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Rotational kinetic energy with no friction

  1. Apr 10, 2012 #1
    1. The problem statement, all variables and given/known data

    Engineers are designing a system by which a falling mass m imparts kinetic energy to a rotating uniform drum to which it is attached by thin, very light wire wrapped around the rim of the drum. There is no appreciable friction in the axle of the drum, and everything starts from rest. This system is being tested on earth, but it is to be used on Mars, where the acceleration due to gravity is 3.71 m/s^2. In the earth tests, when m is set to 17.0 kg and allowed to fall through 6.00 m, it gives 200.0 J of kinetic energy to the drum.

    a. If the system is operated on Mars, through what distance would the 17.0-kg mass have to fall to give the same amount of kinetic energy to the drum?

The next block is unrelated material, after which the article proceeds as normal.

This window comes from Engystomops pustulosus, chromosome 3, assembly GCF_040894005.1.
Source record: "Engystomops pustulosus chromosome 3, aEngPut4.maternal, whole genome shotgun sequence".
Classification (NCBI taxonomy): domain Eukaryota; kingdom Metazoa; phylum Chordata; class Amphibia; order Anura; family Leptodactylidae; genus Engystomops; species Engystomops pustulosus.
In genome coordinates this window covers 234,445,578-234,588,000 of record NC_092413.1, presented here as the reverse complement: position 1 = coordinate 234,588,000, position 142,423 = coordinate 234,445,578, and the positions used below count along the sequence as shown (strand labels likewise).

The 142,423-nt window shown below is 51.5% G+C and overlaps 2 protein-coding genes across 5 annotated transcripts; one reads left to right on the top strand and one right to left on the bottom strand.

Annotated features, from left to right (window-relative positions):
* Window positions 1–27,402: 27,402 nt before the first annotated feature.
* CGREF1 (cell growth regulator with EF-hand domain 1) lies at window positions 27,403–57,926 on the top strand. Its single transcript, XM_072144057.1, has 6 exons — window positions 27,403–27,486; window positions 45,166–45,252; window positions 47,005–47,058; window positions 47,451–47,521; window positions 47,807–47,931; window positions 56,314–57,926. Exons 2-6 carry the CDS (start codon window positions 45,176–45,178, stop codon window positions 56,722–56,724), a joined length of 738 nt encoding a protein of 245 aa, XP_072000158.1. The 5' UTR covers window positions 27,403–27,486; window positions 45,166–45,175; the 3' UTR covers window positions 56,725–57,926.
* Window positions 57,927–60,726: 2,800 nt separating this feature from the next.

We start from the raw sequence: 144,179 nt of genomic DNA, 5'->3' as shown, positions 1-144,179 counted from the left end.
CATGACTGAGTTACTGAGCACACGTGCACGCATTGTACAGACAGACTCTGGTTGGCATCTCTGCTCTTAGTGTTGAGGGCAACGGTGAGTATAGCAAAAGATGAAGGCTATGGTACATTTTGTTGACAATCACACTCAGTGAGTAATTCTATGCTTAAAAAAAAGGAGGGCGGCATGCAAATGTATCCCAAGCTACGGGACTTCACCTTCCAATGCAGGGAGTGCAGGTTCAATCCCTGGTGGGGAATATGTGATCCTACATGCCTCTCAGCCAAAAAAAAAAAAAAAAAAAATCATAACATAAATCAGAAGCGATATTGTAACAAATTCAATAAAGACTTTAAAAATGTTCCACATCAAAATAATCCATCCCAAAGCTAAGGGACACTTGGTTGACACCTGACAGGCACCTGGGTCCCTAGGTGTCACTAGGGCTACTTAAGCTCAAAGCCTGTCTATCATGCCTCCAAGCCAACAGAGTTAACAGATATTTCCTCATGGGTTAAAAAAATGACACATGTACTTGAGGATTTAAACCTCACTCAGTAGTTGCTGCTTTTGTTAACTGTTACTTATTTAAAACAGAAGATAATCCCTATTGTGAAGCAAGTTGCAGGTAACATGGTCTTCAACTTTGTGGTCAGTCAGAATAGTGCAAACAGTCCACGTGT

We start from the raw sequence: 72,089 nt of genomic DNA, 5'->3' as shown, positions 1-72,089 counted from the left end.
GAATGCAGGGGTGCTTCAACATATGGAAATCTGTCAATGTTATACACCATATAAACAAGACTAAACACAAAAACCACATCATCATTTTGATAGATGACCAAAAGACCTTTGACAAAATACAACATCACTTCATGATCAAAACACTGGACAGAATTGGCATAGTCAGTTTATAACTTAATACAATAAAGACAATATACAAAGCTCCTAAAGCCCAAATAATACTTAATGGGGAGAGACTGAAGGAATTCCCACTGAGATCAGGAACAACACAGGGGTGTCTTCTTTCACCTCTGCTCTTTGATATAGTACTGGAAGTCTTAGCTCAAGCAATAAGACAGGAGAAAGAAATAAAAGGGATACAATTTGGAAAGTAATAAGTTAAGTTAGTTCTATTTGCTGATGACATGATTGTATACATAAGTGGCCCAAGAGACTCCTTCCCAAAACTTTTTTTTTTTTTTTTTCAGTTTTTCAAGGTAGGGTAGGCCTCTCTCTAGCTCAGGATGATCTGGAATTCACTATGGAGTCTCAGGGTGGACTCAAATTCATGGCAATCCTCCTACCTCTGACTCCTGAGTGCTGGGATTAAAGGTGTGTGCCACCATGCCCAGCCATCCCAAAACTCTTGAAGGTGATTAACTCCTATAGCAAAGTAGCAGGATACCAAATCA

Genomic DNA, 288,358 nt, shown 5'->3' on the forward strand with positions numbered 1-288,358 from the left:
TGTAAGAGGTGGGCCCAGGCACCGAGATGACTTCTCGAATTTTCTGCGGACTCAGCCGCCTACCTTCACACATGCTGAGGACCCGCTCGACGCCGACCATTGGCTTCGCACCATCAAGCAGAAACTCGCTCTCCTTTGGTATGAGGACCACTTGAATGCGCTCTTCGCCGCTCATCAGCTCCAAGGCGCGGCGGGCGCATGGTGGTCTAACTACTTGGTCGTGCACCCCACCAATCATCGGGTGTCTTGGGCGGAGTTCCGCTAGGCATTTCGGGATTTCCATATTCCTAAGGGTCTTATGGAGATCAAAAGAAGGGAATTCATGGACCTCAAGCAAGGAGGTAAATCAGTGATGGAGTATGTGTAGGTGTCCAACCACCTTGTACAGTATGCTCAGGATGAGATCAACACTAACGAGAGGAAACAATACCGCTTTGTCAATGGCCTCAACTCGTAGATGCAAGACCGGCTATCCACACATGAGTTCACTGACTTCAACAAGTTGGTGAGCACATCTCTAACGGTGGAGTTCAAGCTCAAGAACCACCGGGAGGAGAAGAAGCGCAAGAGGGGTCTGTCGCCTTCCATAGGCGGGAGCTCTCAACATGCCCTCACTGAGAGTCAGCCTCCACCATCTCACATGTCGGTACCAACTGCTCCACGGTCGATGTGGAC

- I figured out this answer to be 15.8 m. I just can't seem to figure out this next part:

    b. How fast would the 17.0-kg mass be moving on Mars just as the drum gained 200.0 J of kinetic energy?

    2. Relevant equations

    v=omega*r
    Potential energy = Kinetic rotational + kinetic linear
    mgh = rotational + translation kinetic energy

    3. The attempt at a solution

    Kinetic energy = potential energy
    mgh= .200
    For Mars, replace 9.8 with 3.71.

    Can't seem how to put everything together, haven't been able to come up with the right answer according to mastering physics.
    1. The problem statement, all variables and given/known data



    2. Relevant equations



    3. The attempt at a solution
     
  2. jcsd
  3. Apr 10, 2012 #2

    gneill

    User Avatar

    Staff: Mentor

    Think about conservation of energy. Where is the energy coming from? If the drum ends up with 200 J of it, where did the rest go?
     
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